The Delaware Piedmont is but a small part of the Appalachian Mountain system that extends from Georgia to Newfoundland. This mountain system is the result of tectonic activity that took place during the Paleozoic era, between 543 and 245 million years ago. Since that time, the mountains have been continuously eroding, and their deep roots slowly rising in compensation as the overlying rocks are removed. It is surprising to find that although the Delaware Piedmont has passed through the whole series of tectonic events that formed the Appalachians, the mineralogy and structures preserved in Delaware were formed by the early event that occurred between 470 and 440 million years ago, called the Taconic orogeny.
The Setters Formation is located in southeast Avondale, PA. Huge slabs of rock have been exposed by a gravel company that has been removing the hillside quarrying for quartzite to sell as building stone and grinding pelitic rock into gravel and stone. These slabs have a foliation with a strike of 45 degrees East of North and a southeastern dip off of the Avondale Anticline. They also display quartzite, schist, and pods of pegmatite, containing large garnets (1-2 in. diameter) and schorl tourmaline, that appear to be “sweated out of schist.” A dramatic contrast in rich type-shelf facies reflects beach sand and bogs or inlets.
Wissahickon gneisses and amphibolites are exposed in the railroad cut near Yorklyn. Here the rocks are unusual because the layering is accentuated by the presence of fault gouge between the layers. Fault gouge forms as movement along a fault in hard, brittle rocks crushes and grinds the rocks into a powder. Gouge was a term used by miners because they could easily "gouge" it out of the rock. Here the gouge "weathered out" leaving deep indentations that emphasize the layering and the tilt, which is to the southeast at an angle of about 45 degrees.
The Mt. Cuba Picnic Grove provides an opportunity to look at the gneisses and amphibolites of the Wissahickon Formation. The large boulders of gneiss lying beside the steps are peppered with dark-red garnets and elongated nodules of dull-white sillimanite. These sillimanite nodules (1/4" to 3/4" long) are abundant in the gneisses at Mt. Cuba and are an interesting feature of these highly metamorphosed sedimentary rocks. Alternating layers of gneisses and amphibolites crop out on the east side of the track. The gneisses show some typical upright folds and fractures. Contacts between the layers trend northeast, parallel to the regional trend of the Appalachians.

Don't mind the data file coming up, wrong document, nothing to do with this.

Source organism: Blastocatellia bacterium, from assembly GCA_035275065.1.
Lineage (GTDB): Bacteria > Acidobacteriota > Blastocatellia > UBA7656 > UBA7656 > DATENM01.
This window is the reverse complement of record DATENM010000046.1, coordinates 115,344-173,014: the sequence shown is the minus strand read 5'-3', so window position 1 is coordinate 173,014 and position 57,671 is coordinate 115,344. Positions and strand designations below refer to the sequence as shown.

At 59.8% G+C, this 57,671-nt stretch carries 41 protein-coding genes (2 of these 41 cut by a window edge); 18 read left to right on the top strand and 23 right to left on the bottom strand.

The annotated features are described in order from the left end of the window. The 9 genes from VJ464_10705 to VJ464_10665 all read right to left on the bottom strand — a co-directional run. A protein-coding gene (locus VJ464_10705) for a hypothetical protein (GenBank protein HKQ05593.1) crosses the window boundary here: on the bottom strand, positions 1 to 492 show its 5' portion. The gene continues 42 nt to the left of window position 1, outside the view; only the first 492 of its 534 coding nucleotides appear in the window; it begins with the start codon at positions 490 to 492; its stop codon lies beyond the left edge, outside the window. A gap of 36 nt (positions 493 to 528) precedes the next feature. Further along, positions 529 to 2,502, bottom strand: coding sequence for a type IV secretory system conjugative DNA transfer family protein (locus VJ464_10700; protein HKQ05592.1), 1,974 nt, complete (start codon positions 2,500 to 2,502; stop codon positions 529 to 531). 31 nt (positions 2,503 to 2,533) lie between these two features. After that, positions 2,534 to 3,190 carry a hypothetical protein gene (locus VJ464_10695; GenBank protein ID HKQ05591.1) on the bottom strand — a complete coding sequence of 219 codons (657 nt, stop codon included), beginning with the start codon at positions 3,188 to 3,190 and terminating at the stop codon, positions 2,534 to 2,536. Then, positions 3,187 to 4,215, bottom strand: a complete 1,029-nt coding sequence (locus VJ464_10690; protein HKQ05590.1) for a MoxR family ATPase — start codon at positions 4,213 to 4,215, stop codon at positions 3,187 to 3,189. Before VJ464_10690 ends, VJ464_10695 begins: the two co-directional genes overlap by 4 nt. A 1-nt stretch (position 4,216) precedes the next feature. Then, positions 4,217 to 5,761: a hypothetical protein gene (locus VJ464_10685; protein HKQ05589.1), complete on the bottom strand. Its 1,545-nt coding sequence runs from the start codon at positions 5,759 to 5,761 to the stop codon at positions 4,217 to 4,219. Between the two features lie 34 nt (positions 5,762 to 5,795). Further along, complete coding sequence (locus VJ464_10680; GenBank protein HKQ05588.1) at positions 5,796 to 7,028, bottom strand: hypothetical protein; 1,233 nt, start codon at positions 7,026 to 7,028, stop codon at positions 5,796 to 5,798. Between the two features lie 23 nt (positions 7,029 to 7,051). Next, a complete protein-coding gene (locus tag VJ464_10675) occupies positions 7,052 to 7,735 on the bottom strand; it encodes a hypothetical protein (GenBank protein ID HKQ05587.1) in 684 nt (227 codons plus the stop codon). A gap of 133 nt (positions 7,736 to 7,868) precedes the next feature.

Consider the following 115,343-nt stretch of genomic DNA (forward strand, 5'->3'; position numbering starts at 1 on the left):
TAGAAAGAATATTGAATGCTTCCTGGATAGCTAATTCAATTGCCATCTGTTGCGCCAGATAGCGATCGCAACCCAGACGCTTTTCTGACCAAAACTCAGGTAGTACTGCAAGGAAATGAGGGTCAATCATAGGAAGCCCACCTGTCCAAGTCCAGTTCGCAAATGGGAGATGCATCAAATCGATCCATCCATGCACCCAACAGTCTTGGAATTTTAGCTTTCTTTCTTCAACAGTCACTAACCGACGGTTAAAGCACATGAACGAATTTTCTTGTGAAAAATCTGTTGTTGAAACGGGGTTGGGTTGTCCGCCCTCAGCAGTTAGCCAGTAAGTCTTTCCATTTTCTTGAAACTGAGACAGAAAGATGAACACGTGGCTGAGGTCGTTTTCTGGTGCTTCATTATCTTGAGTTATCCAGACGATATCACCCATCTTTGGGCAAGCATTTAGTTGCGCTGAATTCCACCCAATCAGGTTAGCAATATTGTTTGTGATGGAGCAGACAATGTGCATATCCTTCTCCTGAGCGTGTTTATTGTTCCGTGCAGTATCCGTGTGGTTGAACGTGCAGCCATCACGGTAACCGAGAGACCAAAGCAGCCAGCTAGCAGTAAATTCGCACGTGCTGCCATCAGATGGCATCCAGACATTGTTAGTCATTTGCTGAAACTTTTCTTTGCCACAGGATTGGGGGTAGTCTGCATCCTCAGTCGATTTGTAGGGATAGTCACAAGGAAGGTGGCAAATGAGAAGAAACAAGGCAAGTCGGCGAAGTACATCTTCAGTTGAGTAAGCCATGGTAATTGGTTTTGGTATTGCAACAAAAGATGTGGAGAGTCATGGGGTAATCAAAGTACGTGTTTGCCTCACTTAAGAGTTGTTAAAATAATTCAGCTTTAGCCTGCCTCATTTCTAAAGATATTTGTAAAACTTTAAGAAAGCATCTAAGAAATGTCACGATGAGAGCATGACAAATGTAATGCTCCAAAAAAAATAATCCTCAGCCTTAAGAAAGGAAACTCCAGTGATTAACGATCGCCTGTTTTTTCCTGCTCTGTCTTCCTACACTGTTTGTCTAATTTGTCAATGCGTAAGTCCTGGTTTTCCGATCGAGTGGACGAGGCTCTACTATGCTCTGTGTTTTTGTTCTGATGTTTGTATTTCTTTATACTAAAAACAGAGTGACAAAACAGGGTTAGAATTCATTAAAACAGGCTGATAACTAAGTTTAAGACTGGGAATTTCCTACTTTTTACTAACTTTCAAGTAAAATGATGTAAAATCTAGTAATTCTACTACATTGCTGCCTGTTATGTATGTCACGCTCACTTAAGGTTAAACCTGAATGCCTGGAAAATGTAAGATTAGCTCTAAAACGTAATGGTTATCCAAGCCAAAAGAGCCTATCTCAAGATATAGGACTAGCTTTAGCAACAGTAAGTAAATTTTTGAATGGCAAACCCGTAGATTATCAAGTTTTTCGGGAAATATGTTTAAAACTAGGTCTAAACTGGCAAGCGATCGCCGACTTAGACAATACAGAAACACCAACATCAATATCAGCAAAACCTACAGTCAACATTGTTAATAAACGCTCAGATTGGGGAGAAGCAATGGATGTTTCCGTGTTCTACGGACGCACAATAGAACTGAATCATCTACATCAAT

The Mt. Cuba railroad cut is narrow and deep, and much of the rock is covered with dirt and soot from the train. The rocks are interlayered gneisses and amphibolites, with gneisses predominating in the south end of the cut and amphibolites in the north end. Folding is well developed, but the angle of the sunlight as it shines on the walls of the cut will determine which of the folds will be the easiest to see. A 4" amphibolite layer outlines the fold in this part of the outcrop. Wonderful examples of the effects of rock type on folding styles can be seen in the cut and in many of the rocks piled north of the cut.
Approximately 100 yards east of the tracks is one of the largest outcrops in the park. Here along the hillside, a thick layer of crinkle-folded, yellow-weathering gneiss overlies a layer of garnet-bearing quartzite and amphibolite. At the contact between the quartzite and the schist, a large piece of the quartzite has fallen out creating a small cave. Maybe Indians used this cave, but it is not very inviting. If you hit the black rocks with a hammer they will ring. Look for the tiny lavender garnets in the quartzite.
Thousands of homeowners in Delaware currently rely on individual wells and water systems to provide water. In addition, hundreds of new wells and systems are constructed each year to provide water for those not served by public water systems. Methods used to construct water wells in Delaware are discussed in DGS Information Series No. 2 (Domestic Water Well
Construction). Domestic water systems are described herein.
Because of its "renewability" water is unique among earth resources that sustain and enhance life. No other mineral resource that we extract on a long-term and continuous basis can be counted on for at least some degree of replenishment within a human lifetime. This attribute allows a great deal of flexibility in management of the resource. In Delaware local rainfall, approximately 40" to 44" per year, renews part or all of our water supply on a regular basis. However, not all of the rain that falls is available for use.
The storage and movement of ground water depends on the types of rocks and associated
interconnected spaces in which the water occurs. The Piedmont Province in northernmost
Delaware is underlain by crystalline rocks. Because of the massiveness and hardness of such